Scalable Vector Graphics (SVGs) are a great way of creating responsive images that stay crisp and sharp whatever resolution you are viewing them at. They can also be very small in size providing they have been correctly optimised for the web. You could easily write a whole article on this alone but what we’re going to look at today is embedding them in style sheets and how to do it properly so as to make them compatible across all modern browsers.

Why and what are the benefits

The main reason for embedding them in style sheets is to reduce the number of round trips the clients browser has to make to render a page. The more images you can embed in a style sheet, the fewer number of  HTTP requests the browser has to make reducing page load times. But the other benefit is that when the host server is configured to use compression such as GZIP, the file size of the CSS containing the Data URI SVGs compresses extremely well compared to using Base64 encoded type images.

Example of Embedding SVGs in CSS

To demonstrate how well this method can work, I will take a JQuery plugin (a Lightbox alternative) which I use quite a lot, Colorbox.

Firstly in its native format, Colorbox consists of a minified javascript file jquery.colorbox-min.js (11.6kb), a style sheet (4.3kb), and five .png/.gif images with total size of 10kb. When you factor in GZIP compression, you have 7 HTTP requests totalling 16kb which is not massive, but can be improved on.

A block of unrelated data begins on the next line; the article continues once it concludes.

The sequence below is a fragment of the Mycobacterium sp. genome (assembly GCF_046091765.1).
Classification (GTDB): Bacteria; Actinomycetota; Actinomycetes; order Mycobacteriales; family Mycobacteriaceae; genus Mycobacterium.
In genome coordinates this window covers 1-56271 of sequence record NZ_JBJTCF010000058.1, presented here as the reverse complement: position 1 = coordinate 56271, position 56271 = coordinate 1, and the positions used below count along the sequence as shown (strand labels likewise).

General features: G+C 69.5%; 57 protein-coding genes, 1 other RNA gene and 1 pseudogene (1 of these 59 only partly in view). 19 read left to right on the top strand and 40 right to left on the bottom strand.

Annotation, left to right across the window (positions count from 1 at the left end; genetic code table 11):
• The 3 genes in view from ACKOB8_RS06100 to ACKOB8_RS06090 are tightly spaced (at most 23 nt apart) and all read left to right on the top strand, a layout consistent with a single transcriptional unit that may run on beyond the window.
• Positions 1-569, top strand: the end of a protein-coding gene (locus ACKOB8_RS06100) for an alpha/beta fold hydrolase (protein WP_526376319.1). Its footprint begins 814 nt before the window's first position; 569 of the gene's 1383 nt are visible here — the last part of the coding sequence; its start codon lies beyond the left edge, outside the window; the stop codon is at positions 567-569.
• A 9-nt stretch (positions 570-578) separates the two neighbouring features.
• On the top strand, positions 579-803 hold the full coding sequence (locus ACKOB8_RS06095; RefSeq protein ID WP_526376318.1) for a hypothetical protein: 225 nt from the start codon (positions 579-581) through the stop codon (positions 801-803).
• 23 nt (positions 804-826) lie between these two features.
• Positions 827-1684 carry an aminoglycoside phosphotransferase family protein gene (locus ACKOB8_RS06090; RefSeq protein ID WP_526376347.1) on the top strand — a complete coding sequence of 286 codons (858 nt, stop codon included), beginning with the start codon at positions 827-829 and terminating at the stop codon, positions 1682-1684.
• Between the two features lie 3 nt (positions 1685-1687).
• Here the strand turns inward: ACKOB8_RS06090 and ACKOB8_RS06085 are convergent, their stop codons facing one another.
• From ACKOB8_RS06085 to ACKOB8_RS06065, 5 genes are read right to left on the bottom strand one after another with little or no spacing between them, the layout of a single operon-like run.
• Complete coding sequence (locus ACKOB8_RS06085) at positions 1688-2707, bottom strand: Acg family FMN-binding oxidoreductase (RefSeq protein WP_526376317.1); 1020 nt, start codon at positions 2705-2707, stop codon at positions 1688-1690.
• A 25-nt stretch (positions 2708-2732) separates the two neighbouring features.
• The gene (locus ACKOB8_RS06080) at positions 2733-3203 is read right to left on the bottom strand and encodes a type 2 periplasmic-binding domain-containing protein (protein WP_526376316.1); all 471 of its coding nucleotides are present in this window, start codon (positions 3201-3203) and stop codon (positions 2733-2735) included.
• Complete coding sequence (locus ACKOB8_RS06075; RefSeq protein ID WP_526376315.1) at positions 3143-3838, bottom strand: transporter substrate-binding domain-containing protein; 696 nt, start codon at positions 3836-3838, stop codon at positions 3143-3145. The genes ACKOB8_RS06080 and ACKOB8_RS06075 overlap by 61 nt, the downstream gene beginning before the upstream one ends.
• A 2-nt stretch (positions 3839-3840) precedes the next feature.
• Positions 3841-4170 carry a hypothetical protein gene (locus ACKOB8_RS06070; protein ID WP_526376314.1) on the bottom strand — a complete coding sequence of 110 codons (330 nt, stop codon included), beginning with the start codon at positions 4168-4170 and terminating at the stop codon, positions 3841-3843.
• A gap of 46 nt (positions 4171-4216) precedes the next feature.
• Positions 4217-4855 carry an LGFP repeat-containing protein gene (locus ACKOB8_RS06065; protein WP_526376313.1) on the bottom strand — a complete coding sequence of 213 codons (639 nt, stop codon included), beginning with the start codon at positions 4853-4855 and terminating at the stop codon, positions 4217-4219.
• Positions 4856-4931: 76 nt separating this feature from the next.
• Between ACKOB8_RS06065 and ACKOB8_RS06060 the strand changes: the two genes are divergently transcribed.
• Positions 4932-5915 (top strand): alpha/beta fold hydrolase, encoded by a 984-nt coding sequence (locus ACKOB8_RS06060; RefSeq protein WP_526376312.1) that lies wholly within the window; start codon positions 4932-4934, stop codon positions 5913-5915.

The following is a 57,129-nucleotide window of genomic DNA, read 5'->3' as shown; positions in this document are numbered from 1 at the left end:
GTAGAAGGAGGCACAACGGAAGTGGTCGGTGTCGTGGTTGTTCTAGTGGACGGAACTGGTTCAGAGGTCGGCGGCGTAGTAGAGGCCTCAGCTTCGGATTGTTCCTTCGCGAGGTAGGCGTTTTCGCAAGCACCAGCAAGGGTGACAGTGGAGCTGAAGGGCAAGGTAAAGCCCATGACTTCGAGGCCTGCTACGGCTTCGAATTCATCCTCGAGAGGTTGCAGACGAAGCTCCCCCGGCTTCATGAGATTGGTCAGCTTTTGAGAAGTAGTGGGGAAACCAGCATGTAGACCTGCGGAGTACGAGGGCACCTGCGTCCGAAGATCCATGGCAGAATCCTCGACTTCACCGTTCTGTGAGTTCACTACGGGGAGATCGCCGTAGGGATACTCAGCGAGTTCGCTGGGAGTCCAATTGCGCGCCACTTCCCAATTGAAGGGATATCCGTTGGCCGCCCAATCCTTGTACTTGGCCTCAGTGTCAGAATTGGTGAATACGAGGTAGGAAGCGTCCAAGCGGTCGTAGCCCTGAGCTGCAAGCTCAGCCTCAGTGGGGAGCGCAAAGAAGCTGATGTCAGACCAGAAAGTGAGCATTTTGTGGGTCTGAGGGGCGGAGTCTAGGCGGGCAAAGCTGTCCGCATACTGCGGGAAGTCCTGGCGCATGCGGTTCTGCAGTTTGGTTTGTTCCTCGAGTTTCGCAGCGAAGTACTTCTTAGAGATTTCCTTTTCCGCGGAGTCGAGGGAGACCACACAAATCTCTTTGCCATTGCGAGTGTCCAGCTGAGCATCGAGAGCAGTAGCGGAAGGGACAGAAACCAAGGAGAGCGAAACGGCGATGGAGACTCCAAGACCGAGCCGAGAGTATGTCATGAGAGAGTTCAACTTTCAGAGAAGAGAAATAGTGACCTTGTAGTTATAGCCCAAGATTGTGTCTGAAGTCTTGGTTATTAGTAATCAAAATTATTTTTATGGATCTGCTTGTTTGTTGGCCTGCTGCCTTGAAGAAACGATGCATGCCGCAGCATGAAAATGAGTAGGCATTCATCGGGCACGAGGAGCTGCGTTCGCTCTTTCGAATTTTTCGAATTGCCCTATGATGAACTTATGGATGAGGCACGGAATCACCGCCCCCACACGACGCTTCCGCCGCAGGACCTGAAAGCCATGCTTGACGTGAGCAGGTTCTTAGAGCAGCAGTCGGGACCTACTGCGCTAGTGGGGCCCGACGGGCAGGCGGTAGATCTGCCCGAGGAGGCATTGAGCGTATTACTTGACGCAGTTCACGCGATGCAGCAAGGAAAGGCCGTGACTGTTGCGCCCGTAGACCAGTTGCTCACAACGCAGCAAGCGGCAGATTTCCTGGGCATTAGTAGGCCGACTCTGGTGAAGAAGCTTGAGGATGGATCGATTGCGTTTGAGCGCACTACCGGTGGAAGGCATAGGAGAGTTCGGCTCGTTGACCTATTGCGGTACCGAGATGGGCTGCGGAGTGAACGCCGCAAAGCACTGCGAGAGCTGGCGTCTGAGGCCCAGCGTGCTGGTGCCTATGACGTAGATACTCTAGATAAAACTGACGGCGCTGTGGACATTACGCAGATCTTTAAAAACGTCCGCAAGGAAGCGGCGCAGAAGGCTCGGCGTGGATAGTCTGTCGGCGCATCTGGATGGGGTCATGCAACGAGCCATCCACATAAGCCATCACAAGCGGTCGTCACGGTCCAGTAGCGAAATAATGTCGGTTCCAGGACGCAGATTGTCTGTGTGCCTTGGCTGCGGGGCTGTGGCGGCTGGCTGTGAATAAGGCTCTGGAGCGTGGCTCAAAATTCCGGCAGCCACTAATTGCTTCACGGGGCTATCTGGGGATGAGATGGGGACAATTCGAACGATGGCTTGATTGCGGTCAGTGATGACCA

If you recreate all the images as SVGs and embed them in your stylesheet, you now only have 2 HTTP requests (one .css file and the minified .js file), both of which compress down to just 6.46kb saving not just 10kb but more importantly 5 HTTP requests.

The code for the style sheet now looks like this:

To get SVGs to work across all browsers, a certain amount of reformatting of the XML code is needed. The main stumbling block is IE, but with a little tweaking even this browser will play ball. For IE, a certain amount of URI encoding is required, but fortunately not a full encode as that would increase the file size considerably. The best rule of thumbs for embedding SVGs are:

The other clever part about the CSS above, is that we have swapped out the animated 9kb loading.gif graphic for a SVG whilst maintaining IE11/Edge support. I have seen many SVG based spinner examples on the web, but none that support IE and Edge. The trick is to use a static SVG and then use a keyframe animation to rotate the image 360° infinitely

Add a comment